Landfill leachate contributes per-/poly-fluoroalkyl substances (PFAS) and pharmaceuticals to municipal wastewater†
Widespread disposal of landfill leachate to municipal sewer infrastructure in the United States calls for an improved understanding of the relative organic-chemical contributions to the wastewater treatment plant (WWTP) waste stream and associated surface-water discharge to receptors in the environment. Landfill leachate, WWTP influent, and WWTP effluent samples were collected from three landfill-WWTP systems and compared with analogous influent and effluent samples from two WWTPs that did not receive leachate. Samples were analyzed for 73 per-/poly-fluoroalkyl substances (PFAS), 109 pharmaceuticals, and 21 hormones and related compounds. PFAS were detected more frequently in leachate (92%) than in influent (55%). Total PFAS concentrations in leachate (93 100 ng L−1) were more than 10 times higher than in influent (6950 ng L−1) and effluent samples (3730 ng L−1). Concentrations of bisphenol A; the nonprescription pharmaceuticals cotinine, lidocaine, nicotine; and the prescription pharmaceuticals amphetamine, carisoprodol, pentoxifylline, and thiabendazole were an order of magnitude higher in landfill leachate than WWTP influent. Leachate load contributions for PFAS (0.78 to 31 g d−1), bisphenol A (0.97 to 8.3 g d−1), and nonprescription (2.0 to 3.1 g d−1) and prescription (0.48 to 2.5 g d−1) pharmaceuticals to WWTP influent were generally low (<10 g d−1) for most compounds resulting from high influent-to-leachate volumetric ratios (0.983). No clear differences in concentrations were apparent between effluents from WWTPs receiving landfill leachate and those that did not receive landfill leachate.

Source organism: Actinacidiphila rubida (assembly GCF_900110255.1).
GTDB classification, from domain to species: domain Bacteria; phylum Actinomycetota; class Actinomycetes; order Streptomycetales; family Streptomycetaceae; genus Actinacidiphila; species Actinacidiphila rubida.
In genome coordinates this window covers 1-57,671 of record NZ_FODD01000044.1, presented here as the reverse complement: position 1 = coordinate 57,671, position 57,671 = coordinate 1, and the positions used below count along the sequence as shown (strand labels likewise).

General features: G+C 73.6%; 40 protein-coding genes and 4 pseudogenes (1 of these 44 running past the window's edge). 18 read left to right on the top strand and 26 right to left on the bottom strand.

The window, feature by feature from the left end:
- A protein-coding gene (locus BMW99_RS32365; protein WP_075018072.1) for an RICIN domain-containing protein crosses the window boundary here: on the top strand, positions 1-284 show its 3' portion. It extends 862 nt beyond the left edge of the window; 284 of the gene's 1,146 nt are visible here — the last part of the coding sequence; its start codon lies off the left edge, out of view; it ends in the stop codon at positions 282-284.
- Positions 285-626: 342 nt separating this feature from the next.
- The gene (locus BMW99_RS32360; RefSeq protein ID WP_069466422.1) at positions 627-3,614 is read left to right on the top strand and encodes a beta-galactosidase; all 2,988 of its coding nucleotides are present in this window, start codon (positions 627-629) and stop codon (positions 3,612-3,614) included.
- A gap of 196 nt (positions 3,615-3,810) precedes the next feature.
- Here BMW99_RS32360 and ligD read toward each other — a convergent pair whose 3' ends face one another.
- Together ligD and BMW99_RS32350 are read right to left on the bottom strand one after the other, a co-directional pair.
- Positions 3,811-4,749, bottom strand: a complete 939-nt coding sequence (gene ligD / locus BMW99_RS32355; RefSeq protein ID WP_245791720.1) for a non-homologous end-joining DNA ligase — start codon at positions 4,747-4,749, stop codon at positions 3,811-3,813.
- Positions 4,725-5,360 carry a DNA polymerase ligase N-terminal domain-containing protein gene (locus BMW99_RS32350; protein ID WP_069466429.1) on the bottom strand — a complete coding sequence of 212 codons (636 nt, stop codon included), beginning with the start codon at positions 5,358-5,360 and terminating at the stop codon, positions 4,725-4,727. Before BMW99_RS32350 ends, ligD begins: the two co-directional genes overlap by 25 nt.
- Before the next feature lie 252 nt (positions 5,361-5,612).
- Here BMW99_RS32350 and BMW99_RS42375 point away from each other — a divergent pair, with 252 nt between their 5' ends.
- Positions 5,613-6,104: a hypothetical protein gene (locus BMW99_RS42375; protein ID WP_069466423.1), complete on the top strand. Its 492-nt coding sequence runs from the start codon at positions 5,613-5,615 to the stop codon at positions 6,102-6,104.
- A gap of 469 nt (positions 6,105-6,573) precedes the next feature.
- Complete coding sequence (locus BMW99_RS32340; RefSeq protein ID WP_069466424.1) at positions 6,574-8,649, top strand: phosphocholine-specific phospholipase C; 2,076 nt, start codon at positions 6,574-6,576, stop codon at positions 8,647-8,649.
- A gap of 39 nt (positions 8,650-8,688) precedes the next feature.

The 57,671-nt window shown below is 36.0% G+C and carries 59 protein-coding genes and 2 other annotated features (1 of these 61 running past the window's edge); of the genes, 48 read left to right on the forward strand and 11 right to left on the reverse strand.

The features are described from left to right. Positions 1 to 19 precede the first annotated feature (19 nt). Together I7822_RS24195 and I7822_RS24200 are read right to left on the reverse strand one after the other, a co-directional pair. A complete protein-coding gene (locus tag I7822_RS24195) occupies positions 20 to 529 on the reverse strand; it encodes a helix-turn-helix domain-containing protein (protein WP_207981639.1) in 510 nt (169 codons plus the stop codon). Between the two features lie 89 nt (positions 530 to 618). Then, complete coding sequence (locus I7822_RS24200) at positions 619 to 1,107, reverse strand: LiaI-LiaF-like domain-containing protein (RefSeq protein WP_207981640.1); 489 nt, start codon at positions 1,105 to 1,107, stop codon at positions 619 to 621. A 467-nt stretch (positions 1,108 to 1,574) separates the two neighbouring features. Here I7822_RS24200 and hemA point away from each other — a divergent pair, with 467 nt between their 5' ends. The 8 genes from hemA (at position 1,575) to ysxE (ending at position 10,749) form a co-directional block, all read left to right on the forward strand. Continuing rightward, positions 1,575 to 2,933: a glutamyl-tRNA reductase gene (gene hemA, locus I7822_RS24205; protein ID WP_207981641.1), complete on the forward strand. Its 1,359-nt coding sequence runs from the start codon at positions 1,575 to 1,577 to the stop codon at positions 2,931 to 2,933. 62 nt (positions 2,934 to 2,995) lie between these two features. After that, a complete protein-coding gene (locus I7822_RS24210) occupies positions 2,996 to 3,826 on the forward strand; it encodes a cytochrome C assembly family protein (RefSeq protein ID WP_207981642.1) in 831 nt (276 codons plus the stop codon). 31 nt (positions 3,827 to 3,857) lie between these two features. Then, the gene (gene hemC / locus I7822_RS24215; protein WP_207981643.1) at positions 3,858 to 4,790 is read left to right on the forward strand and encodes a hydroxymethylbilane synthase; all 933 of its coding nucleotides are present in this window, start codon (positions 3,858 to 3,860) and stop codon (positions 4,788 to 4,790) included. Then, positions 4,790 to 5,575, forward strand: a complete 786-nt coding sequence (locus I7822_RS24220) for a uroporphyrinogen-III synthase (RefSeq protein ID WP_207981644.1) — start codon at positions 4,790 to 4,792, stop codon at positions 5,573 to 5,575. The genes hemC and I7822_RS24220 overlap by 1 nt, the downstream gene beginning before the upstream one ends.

- This article is part of the themed collection: Best Papers 2020 – Environmental Science: Water Research & Technology